Serum samples were acquired from whole blood by centrifugation at 4000 rpm for 10 min at 4 °C and stored at − 80 °C to avoid subjecting the samples to freeze–thaw cycles until further examination. Following the manufacturer’s protocols, the serum levels of A-ds DNA, C3, TNF-α, IL-17, and MCP-1 were measured by ELISA (Wuhan Boster Bio-engineering Industrial Co., Ltd. China). The renal levels of TNF-α, IL-17 and MCP-1 were measured by ELISA (Jiangsu Meimian Industrial Co., Ltd. China).

Western blotting analysis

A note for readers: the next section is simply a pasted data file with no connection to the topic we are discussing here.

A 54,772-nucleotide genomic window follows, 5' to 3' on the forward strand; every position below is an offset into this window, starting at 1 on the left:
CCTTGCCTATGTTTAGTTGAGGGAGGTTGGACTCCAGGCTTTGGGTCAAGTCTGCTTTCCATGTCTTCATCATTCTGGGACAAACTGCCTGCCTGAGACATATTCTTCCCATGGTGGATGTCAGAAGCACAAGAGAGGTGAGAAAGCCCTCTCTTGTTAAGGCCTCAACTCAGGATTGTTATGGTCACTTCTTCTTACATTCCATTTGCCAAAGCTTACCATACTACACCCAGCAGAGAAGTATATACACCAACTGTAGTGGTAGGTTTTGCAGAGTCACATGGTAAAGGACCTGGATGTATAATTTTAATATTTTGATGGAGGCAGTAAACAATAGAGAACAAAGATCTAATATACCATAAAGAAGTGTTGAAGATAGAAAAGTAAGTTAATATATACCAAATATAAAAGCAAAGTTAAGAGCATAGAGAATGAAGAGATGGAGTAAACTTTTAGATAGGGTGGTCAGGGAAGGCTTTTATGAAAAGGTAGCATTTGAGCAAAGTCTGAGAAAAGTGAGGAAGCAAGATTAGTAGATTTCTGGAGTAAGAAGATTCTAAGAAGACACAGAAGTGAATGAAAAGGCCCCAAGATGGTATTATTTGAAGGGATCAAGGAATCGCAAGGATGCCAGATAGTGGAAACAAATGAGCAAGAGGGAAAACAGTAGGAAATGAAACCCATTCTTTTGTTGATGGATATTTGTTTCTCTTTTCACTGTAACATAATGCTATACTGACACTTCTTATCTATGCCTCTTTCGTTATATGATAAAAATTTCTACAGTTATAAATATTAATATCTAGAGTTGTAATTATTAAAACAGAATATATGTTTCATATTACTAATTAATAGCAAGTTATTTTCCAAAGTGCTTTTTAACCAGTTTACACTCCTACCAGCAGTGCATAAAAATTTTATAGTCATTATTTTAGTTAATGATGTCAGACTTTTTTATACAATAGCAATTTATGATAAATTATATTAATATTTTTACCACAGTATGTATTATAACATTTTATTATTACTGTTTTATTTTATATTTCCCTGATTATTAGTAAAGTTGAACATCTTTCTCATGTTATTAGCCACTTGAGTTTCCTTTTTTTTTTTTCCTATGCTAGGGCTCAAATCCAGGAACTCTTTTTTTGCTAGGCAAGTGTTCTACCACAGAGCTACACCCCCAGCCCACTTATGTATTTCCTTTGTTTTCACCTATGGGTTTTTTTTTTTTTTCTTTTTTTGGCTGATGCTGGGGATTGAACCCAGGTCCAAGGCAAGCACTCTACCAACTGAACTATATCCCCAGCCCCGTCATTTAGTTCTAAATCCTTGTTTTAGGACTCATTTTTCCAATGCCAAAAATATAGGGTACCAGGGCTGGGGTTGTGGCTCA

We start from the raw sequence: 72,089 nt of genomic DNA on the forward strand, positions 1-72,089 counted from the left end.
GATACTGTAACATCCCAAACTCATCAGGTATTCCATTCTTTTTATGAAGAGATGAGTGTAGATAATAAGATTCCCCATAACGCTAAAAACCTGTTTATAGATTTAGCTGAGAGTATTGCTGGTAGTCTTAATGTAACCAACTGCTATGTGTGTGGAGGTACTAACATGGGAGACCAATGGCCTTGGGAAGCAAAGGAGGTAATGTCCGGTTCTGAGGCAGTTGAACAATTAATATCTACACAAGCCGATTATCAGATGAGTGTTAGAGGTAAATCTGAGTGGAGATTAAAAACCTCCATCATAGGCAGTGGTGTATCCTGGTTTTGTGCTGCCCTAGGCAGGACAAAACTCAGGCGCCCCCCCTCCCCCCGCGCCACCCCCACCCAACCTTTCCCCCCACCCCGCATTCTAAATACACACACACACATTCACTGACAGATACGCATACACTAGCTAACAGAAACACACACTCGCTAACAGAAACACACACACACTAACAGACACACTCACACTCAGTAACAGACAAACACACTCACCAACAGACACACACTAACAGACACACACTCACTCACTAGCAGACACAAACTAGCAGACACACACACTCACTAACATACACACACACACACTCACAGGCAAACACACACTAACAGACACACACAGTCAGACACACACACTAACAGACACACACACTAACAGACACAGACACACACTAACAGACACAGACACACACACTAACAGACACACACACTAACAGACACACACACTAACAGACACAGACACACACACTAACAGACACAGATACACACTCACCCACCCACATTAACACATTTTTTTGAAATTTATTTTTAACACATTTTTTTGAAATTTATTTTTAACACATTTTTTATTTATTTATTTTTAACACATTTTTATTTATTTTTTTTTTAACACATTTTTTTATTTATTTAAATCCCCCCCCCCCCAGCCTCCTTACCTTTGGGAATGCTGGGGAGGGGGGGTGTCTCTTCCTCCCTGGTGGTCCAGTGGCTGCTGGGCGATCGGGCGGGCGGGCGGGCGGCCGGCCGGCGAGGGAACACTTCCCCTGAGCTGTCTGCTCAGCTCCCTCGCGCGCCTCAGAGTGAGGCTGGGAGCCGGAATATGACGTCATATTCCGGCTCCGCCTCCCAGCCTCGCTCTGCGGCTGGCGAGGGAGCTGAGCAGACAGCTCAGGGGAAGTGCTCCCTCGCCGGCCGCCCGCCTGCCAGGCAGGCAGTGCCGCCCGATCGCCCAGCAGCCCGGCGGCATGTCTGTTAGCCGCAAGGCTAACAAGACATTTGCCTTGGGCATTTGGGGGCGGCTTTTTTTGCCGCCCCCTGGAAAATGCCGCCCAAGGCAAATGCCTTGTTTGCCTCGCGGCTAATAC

Total protein was extracted from kidney samples with RIPA lysis buffer (Thermo Fischer Scientific, USA). After the BCA protein assay kit (Pierce, USA) was used to measure the protein concentrations, the protein samples were mixed with loading buffer and boiled for 5 minutes. Then, the protein samples were separated with electrophoresis gels and transferred to PVDF membranes (Millipore, USA). The membranes were incubated with the following antibodies overnight at 4 °C under agitation: NF-κBp65(1:1000, Cell Signaling Technology, USA), p-NF-κBp65(1:1000, Cell Signaling Technology, USA), IKBα(1:1000, Abcam, UK),p-IKBα(1:1000, Abcam, UK), IKKα/β (1:1000, Abcam, UK), p-IKKα/β(1:1000, Cell Signaling Technology, USA), ERK1/2 (1:1000, Cell Signaling Technology, USA), p-ERK1/2 (1:1000, Cell Signaling Technology, USA), JNK(1:1000, Abcam, UK), p-JNK(1:1000, Cell Signaling Technology, USA), p38(1:1000, Cell Signaling Technology, USA), p-p38(1:1000, Cell Signaling Technology, USA) and GAPDH (1:10,000, Abcam, UK). Then, the membranes were incubated with a horseradish peroxidase-conjugated secondary antibody for 2 h at room temperature under agitation. After the ECL Detection Kit (Thermo Fischer Scientific, USA) the used to visualized protein bands, images of the protein blots were obtained and analysed with ImageJ software.